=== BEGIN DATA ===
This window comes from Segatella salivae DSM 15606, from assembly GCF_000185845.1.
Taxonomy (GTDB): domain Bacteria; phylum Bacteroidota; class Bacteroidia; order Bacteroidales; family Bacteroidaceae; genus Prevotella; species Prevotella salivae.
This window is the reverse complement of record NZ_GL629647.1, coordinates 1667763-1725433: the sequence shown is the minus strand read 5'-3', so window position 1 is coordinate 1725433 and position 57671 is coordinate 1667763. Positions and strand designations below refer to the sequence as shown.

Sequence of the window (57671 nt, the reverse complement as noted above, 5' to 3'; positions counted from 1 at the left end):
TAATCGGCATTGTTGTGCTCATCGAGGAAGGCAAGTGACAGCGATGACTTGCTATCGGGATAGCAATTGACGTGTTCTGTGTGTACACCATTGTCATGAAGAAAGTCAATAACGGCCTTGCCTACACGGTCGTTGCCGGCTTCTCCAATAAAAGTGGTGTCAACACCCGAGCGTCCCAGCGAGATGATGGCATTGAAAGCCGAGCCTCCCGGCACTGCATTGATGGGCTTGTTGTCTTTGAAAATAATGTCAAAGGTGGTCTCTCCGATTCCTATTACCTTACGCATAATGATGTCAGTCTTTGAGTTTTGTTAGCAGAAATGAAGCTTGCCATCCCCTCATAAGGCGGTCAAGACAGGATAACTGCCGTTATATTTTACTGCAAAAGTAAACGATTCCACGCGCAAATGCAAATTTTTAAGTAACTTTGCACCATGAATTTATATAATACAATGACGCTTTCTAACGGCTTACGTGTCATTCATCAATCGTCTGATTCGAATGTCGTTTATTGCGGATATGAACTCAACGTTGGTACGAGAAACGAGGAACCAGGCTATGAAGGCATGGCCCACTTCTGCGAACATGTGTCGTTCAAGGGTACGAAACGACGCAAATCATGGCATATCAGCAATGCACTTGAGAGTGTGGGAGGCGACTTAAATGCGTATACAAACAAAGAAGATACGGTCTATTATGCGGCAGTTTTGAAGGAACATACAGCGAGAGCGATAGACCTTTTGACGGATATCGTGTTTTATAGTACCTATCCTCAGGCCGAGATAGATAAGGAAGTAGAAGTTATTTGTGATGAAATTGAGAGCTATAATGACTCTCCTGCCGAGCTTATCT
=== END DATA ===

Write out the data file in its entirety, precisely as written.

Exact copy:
This window comes from Segatella salivae DSM 15606, from assembly GCF_000185845.1.
Taxonomy (GTDB): domain Bacteria; phylum Bacteroidota; class Bacteroidia; order Bacteroidales; family Bacteroidaceae; genus Prevotella; species Prevotella salivae.
This window is the reverse complement of record NZ_GL629647.1, coordinates 1667763-1725433: the sequence shown is the minus strand read 5'-3', so window position 1 is coordinate 1725433 and position 57671 is coordinate 1667763. Positions and strand designations below refer to the sequence as shown.

Sequence of the window (57671 nt, the reverse complement as noted above, 5' to 3'; positions counted from 1 at the left end):
TAATCGGCATTGTTGTGCTCATCGAGGAAGGCAAGTGACAGCGATGACTTGCTATCGGGATAGCAATTGACGTGTTCTGTGTGTACACCATTGTCATGAAGAAAGTCAATAACGGCCTTGCCTACACGGTCGTTGCCGGCTTCTCCAATAAAAGTGGTGTCAACACCCGAGCGTCCCAGCGAGATGATGGCATTGAAAGCCGAGCCTCCCGGCACTGCATTGATGGGCTTGTTGTCTTTGAAAATAATGTCAAAGGTGGTCTCTCCGATTCCTATTACCTTACGCATAATGATGTCAGTCTTTGAGTTTTGTTAGCAGAAATGAAGCTTGCCATCCCCTCATAAGGCGGTCAAGACAGGATAACTGCCGTTATATTTTACTGCAAAAGTAAACGATTCCACGCGCAAATGCAAATTTTTAAGTAACTTTGCACCATGAATTTATATAATACAATGACGCTTTCTAACGGCTTACGTGTCATTCATCAATCGTCTGATTCGAATGTCGTTTATTGCGGATATGAACTCAACGTTGGTACGAGAAACGAGGAACCAGGCTATGAAGGCATGGCCCACTTCTGCGAACATGTGTCGTTCAAGGGTACGAAACGACGCAAATCATGGCATATCAGCAATGCACTTGAGAGTGTGGGAGGCGACTTAAATGCGTATACAAACAAAGAAGATACGGTCTATTATGCGGCAGTTTTGAAGGAACATACAGCGAGAGCGATAGACCTTTTGACGGATATCGTGTTTTATAGTACCTATCCTCAGGCCGAGATAGATAAGGAAGTAGAAGTTATTTGTGATGAAATTGAGAGCTATAATGACTCTCCTGCCGAGCTTATCT